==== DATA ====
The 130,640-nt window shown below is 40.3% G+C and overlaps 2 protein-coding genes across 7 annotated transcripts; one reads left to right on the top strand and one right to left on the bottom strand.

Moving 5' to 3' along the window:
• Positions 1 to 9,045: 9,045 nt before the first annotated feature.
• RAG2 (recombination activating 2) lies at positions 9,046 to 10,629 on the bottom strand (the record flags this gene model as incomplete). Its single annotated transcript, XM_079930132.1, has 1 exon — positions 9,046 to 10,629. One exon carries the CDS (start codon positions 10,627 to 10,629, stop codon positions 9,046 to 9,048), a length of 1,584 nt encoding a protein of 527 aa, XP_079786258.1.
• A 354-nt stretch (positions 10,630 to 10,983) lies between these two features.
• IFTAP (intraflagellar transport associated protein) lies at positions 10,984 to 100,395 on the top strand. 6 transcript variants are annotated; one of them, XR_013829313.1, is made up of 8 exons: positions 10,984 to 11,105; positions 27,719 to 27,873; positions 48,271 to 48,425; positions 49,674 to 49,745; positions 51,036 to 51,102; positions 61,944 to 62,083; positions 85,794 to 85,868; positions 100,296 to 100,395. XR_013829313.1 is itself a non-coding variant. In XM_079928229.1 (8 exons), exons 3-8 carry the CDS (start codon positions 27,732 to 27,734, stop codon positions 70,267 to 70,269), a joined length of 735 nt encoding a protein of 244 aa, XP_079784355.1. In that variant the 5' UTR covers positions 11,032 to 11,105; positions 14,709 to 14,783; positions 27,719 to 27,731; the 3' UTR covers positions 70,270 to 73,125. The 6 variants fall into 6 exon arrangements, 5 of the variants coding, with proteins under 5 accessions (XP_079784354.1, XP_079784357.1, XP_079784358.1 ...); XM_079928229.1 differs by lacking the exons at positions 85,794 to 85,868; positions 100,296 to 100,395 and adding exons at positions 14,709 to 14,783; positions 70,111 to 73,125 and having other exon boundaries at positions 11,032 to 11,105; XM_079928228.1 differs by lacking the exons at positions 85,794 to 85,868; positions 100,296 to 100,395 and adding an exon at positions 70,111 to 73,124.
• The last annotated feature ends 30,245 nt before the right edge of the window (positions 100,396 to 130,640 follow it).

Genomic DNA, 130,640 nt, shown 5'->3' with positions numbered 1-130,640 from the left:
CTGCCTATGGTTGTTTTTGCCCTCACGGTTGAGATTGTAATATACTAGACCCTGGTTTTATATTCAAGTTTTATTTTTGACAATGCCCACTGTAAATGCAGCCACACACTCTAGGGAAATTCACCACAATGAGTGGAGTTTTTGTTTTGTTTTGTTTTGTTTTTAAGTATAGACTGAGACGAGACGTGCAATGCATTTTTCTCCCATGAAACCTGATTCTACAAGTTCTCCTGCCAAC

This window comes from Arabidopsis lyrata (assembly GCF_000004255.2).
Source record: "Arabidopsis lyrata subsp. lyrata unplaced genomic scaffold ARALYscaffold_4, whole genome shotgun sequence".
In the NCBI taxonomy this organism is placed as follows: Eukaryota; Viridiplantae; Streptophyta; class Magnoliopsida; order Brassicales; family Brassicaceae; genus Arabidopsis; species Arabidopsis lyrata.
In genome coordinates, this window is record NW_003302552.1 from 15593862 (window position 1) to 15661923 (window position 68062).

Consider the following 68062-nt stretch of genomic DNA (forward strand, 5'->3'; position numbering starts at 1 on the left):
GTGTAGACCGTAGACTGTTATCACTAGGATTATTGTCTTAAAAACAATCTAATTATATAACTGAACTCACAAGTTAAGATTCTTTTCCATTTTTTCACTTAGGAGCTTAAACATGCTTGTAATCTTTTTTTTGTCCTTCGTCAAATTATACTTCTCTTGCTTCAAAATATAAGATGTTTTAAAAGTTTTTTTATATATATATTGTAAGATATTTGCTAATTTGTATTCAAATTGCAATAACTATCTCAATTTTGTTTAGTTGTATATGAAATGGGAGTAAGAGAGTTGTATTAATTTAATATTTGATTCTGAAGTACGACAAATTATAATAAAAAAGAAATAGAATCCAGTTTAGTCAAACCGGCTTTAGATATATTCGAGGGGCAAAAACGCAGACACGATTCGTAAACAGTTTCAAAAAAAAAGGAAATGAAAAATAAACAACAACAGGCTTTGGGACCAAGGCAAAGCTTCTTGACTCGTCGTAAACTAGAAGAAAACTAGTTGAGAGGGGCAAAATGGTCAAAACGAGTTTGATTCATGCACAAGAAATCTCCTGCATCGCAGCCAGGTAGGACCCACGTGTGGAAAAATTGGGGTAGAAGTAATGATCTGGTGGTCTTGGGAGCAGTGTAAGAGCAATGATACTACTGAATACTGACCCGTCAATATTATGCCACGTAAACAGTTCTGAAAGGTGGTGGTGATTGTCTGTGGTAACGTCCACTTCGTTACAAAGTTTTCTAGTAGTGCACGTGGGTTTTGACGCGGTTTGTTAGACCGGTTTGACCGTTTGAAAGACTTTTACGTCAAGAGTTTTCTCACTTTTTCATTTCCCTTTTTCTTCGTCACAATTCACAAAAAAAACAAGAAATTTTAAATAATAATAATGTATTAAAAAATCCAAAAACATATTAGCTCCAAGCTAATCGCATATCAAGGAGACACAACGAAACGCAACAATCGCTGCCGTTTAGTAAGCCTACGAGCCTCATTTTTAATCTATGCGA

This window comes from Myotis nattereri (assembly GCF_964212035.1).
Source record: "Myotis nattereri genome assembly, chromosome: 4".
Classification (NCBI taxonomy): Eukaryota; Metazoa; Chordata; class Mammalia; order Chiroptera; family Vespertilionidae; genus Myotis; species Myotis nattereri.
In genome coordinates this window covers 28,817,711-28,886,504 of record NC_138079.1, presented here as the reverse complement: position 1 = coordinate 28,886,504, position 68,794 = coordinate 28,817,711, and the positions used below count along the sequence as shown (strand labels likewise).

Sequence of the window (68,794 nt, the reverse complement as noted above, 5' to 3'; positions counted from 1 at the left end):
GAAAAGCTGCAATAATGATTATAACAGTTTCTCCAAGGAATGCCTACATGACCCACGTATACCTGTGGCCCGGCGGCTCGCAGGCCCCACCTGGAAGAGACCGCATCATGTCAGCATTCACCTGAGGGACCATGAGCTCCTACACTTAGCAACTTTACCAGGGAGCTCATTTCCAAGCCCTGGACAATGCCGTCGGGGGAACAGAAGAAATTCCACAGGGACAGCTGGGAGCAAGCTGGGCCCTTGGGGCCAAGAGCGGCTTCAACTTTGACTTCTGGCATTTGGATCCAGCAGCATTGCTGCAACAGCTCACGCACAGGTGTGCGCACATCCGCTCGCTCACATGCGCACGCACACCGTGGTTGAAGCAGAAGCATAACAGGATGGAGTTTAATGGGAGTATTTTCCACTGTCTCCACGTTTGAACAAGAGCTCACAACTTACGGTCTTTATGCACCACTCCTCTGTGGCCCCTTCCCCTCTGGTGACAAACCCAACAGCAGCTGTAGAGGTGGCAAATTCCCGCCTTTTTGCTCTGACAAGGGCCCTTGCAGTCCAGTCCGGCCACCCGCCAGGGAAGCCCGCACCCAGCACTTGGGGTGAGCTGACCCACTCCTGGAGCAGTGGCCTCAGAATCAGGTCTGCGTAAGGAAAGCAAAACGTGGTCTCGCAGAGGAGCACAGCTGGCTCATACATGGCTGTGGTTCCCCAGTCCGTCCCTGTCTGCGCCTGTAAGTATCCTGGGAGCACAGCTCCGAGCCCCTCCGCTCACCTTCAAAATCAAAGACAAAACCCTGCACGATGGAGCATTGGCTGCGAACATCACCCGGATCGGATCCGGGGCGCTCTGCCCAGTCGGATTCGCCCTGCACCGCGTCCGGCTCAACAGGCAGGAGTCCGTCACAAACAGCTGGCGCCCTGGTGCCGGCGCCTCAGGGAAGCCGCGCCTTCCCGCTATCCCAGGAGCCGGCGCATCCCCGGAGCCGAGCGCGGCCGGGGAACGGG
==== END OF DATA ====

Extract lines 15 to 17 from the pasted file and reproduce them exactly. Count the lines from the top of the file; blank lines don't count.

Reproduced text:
GTGTAGACCGTAGACTGTTATCACTAGGATTATTGTCTTAAAAACAATCTAATTATATAACTGAACTCACAAGTTAAGATTCTTTTCCATTTTTTCACTTAGGAGCTTAAACATGCTTGTAATCTTTTTTTTGTCCTTCGTCAAATTATACTTCTCTTGCTTCAAAATATAAGATGTTTTAAAAGTTTTTTTATATATATATTGTAAGATATTTGCTAATTTGTATTCAAATTGCAATAACTATCTCAATTTTGTTTAGTTGTATATGAAATGGGAGTAAGAGAGTTGTATTAATTTAATATTTGATTCTGAAGTACGACAAATTATAATAAAAAAGAAATAGAATCCAGTTTAGTCAAACCGGCTTTAGATATATTCGAGGGGCAAAAACGCAGACACGATTCGTAAACAGTTTCAAAAAAAAAGGAAATGAAAAATAAACAACAACAGGCTTTGGGACCAAGGCAAAGCTTCTTGACTCGTCGTAAACTAGAAGAAAACTAGTTGAGAGGGGCAAAATGGTCAAAACGAGTTTGATTCATGCACAAGAAATCTCCTGCATCGCAGCCAGGTAGGACCCACGTGTGGAAAAATTGGGGTAGAAGTAATGATCTGGTGGTCTTGGGAGCAGTGTAAGAGCAATGATACTACTGAATACTGACCCGTCAATATTATGCCACGTAAACAGTTCTGAAAGGTGGTGGTGATTGTCTGTGGTAACGTCCACTTCGTTACAAAGTTTTCTAGTAGTGCACGTGGGTTTTGACGCGGTTTGTTAGACCGGTTTGACCGTTTGAAAGACTTTTACGTCAAGAGTTTTCTCACTTTTTCATTTCCCTTTTTCTTCGTCACAATTCACAAAAAAAACAAGAAATTTTAAATAATAATAATGTATTAAAAAATCCAAAAACATATTAGCTCCAAGCTAATCGCATATCAAGGAGACACAACGAAACGCAACAATCGCTGCCGTTTAGTAAGCCTACGAGCCTCATTTTTAATCTATGCGA

This window comes from Myotis nattereri (assembly GCF_964212035.1).
Source record: "Myotis nattereri genome assembly, chromosome: 4".